When employees go on vacation, they can turn on “Mail on Holiday,” which automatically deletes all incoming emails.
Imagine returning home from a two-week vacation to an inbox as clear and empty as an unspoiled beach. That’s no idle daydream, but the new policy of the German automaker Daimler. When employees go on vacation, they can turn on “Mail on Holiday,” which automatically deletes all incoming emails and notifies senders that their messages haven’t been received. Daimler tested the system last year and is now offering it as a perk to its 100,000 German employees.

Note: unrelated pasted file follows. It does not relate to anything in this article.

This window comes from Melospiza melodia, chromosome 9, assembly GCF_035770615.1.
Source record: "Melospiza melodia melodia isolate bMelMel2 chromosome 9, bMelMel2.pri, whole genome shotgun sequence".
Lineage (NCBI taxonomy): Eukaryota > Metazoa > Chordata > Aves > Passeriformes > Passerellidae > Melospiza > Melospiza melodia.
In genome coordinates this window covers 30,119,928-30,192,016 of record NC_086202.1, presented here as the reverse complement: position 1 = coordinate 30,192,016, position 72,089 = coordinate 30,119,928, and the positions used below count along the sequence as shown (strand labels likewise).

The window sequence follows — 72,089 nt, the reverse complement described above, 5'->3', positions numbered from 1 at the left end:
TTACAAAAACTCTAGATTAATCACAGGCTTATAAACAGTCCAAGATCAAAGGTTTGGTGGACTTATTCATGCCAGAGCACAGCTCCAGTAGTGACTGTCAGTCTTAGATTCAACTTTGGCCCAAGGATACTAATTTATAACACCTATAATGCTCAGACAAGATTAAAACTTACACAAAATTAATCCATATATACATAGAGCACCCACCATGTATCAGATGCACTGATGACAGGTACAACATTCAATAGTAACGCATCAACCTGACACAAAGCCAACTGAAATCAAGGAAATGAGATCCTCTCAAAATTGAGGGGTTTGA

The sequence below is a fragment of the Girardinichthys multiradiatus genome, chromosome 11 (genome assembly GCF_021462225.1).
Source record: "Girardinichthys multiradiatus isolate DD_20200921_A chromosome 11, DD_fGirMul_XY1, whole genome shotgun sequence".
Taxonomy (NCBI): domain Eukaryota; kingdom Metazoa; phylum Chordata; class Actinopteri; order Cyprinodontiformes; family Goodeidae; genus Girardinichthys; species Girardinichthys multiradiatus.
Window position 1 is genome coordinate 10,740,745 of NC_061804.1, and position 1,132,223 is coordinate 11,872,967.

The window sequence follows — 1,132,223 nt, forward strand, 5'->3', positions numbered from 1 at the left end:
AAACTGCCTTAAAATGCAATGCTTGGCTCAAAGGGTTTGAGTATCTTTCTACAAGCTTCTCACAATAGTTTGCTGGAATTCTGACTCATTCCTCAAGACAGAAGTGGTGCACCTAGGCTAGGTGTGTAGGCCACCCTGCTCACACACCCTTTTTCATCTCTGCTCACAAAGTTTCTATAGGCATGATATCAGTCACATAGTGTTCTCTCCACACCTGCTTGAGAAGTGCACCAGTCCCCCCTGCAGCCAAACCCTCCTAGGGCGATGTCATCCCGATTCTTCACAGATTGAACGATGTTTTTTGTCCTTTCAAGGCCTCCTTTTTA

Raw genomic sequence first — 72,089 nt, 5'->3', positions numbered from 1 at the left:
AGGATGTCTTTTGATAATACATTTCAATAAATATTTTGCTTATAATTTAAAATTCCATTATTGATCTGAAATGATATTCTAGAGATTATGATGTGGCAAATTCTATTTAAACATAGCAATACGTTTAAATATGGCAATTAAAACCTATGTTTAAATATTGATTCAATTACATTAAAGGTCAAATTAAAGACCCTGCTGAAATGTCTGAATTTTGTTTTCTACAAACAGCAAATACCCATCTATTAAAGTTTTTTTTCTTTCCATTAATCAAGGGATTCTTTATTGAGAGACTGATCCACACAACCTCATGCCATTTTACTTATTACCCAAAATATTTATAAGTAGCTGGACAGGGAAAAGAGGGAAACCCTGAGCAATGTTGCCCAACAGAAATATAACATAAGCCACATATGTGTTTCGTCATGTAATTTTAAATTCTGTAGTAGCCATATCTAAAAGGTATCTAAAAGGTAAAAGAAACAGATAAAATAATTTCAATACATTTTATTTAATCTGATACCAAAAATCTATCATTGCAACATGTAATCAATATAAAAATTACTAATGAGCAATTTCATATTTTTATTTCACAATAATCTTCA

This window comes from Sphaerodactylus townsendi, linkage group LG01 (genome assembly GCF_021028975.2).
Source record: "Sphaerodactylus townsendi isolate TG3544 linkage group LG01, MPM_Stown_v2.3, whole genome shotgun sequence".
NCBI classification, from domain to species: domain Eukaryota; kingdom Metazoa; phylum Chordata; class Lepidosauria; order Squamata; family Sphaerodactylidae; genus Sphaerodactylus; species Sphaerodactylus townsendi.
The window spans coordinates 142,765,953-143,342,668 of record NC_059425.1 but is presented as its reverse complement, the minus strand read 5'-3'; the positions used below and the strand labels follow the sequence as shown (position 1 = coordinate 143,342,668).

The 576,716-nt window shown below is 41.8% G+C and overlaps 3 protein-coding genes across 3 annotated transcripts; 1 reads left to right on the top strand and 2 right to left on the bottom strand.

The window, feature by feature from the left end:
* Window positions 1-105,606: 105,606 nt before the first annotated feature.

The company’s move comes a week after the labor minister of Germany’s most populous state proposed banning work emails and phone calls outside of normal business hours. Deutsche Telekom, Volkswagen, and the country’s labor ministry already have rules in place preventing managers from contacting employers after work.
The goal of those initiatives and Daimler’s new policy is the same: to reduce stress on German workers, who already work, on average, 400 hours less annually than Americans. “With ‘Mail on Holiday’ they start back after the holidays with a clean desk,” Wilfried Porth, Daimler’s head of human resources, told the Financial Times. “There is no traffic jam in their inbox. That is an emotional relief.”